On this podcast, we’re talking to Armon Dadgar, co-founder and CTO of HashiCorp. Alongside Mitchell Hashimoto, Armon founded HashiCorp over six years ago, and the company has gone from strength to strength, with their open source infrastructure product suite now consisting of Consul, Nomad, Vault and Terraform.
We discuss the formation of the HashiCorp research division, and explore some of the computer science research underpinning Consul and Nomad. We also cover the challenges of supporting teams when they are looking to embrace new modes of working with dynamic infrastructure, and Armon introduces the new learn.hashicorp.com educational website and accompanying community and support forums.
Why listen to this podcast:
- There is a lot of fundamental computer science research that underpins the HashiCorp infrastructure workflow and configuration tooling. This helps to ensure that these mission-critical tools perform as expected, and enables sound reasoning about scaling these technologies.
- The HashiCorp founders recognised the value of creating an industrial research-focused department within the company even when there were only 30 staff.
- The Consul service mesh and distributed key value store leverages consensus and gossip algorithms from computer science research, Raft and SWIM, respectively. The HashiCorp team contributed a novel research-based improvement to SWIM -- Lifeguard: SWIM-ing with Situational Awareness -- that was presented at the DSN academic conference
- Initially HashiCorp produced a new tool every 6-12 months, focusing on filling gaps within the infrastructure workflow tooling market. Now the focus is on refining the operator/user experience of the existing tools, creating more integrations with other platforms and tooling, and facilitating engineering teams adopting these tools, via the creation of educational resources and community forums.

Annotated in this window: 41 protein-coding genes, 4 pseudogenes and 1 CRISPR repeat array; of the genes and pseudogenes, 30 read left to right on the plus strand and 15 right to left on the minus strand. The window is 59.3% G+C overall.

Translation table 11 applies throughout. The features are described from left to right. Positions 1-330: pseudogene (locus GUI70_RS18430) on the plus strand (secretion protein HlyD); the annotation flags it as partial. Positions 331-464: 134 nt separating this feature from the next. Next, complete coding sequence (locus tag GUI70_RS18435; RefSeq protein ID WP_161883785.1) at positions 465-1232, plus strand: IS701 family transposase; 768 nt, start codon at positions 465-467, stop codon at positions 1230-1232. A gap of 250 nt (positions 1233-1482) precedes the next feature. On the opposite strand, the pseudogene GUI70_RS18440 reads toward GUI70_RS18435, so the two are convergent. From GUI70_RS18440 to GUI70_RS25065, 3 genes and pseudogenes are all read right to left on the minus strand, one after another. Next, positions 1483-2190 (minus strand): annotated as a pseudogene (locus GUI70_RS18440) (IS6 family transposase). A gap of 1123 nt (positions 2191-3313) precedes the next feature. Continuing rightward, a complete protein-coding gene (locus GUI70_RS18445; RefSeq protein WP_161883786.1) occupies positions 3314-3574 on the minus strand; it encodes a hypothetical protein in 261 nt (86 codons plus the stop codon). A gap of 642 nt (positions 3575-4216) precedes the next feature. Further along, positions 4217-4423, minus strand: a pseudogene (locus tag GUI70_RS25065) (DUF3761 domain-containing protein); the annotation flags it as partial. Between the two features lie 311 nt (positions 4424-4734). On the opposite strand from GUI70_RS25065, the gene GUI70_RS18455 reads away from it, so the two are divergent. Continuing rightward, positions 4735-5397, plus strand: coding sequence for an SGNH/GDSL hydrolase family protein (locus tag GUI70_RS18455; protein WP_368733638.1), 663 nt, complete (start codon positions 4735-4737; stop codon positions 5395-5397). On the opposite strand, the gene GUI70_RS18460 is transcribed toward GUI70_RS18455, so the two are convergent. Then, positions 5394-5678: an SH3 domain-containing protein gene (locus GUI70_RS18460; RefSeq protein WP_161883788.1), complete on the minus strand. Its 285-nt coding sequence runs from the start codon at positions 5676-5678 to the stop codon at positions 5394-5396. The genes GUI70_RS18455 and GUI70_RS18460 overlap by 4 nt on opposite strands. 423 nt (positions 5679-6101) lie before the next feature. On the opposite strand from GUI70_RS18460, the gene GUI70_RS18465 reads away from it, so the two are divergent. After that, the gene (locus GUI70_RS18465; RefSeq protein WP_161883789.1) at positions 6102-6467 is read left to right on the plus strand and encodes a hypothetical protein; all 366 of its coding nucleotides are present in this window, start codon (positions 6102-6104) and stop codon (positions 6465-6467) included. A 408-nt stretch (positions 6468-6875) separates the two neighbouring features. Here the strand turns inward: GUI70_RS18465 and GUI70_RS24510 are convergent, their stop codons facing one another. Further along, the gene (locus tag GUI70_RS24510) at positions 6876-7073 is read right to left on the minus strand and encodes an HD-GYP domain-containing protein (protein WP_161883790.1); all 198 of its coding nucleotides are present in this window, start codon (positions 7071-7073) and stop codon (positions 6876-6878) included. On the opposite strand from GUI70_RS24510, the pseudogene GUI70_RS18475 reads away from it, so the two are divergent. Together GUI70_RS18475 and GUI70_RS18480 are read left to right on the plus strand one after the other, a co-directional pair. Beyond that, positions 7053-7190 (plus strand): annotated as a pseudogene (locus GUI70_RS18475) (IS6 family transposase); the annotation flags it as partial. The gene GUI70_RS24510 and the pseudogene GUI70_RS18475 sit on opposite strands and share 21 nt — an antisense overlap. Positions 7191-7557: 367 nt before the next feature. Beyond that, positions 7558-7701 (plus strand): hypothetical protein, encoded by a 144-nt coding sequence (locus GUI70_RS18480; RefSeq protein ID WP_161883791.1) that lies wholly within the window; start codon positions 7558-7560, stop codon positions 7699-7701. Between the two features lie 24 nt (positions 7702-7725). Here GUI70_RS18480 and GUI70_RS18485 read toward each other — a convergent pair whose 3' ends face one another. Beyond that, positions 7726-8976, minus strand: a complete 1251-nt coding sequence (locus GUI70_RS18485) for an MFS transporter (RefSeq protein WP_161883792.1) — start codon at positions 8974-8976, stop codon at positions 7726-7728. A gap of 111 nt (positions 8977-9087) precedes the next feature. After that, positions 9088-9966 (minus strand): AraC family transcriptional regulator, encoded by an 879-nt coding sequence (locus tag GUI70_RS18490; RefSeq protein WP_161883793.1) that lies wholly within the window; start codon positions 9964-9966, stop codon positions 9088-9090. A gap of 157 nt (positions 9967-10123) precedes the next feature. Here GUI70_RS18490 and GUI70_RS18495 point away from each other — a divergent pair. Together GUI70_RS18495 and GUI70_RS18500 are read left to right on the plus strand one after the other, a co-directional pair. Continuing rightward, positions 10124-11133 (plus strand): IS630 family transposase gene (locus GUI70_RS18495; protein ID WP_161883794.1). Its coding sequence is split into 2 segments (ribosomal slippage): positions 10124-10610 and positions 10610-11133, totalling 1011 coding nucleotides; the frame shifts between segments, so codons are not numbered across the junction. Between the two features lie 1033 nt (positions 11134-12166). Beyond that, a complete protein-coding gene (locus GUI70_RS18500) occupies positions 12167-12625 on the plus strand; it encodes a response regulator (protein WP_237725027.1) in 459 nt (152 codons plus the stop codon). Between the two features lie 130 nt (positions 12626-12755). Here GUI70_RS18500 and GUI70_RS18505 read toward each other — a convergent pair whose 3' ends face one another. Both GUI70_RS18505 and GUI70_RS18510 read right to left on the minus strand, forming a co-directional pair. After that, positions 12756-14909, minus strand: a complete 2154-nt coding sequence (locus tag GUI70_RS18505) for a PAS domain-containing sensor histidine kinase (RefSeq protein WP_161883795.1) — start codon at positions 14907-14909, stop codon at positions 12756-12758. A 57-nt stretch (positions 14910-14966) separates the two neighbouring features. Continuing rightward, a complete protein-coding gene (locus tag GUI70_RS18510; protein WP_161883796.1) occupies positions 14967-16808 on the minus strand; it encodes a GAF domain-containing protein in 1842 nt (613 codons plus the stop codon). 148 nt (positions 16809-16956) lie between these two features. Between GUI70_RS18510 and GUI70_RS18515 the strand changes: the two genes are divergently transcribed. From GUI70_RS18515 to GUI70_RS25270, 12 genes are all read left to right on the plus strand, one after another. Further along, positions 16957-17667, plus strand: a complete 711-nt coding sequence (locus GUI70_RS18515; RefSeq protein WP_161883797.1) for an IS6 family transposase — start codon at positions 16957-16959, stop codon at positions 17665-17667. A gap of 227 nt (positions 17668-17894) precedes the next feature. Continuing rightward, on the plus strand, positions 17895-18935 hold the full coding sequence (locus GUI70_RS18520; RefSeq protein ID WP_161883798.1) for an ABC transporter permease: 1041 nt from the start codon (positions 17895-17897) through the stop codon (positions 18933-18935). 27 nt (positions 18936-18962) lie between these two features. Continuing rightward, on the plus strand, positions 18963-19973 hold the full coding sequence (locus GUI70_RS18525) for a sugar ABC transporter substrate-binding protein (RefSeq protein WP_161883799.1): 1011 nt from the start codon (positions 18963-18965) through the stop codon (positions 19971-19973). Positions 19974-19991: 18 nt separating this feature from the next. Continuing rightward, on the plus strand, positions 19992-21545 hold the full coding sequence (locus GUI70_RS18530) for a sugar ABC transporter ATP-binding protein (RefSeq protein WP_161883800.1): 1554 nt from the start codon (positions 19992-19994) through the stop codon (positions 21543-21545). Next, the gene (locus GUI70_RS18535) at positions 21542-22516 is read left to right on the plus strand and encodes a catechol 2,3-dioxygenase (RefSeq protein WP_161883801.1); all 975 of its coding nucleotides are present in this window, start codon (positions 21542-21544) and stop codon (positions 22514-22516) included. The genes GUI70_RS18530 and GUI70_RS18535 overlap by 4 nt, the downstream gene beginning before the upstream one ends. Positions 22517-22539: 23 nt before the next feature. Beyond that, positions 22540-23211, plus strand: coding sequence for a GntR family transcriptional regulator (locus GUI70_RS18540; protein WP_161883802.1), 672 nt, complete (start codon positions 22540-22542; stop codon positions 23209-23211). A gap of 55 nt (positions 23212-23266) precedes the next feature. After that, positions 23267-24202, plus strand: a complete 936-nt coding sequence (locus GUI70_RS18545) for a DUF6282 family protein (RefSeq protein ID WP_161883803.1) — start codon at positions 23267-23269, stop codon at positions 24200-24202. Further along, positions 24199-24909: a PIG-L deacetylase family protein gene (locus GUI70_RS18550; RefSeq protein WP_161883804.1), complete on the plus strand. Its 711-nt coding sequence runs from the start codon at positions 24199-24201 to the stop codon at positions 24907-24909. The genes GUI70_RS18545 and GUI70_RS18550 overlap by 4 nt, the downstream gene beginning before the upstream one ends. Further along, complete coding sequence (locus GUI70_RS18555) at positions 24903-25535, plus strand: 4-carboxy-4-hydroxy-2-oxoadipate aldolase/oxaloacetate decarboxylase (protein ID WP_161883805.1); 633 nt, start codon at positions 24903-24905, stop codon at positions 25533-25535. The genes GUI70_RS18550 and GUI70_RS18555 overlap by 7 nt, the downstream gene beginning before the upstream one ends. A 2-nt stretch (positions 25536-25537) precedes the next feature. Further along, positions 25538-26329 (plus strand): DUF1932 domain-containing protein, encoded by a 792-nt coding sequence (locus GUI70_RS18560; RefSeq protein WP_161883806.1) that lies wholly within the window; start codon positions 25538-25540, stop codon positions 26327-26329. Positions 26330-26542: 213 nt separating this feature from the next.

- Standardisation within computing technology can offer many benefits, especially where interoperability is required or technology switching costs are high. Care must be taken to ensure the correct interfaces are created, and that the time is right to create appropriate abstractions.
- The HashiCorp team are focusing on "marching up the stack", with the goal that a lot of the underlying "plumbing" should be hidden from, or easily configurable by, application developers. This will allow developers to focus on adding value related to their business or organisation, rather than getting stuck with managing infrastructure.
More on this: Quick scan our curated show notes on InfoQ https://bit.ly/2KptB3d
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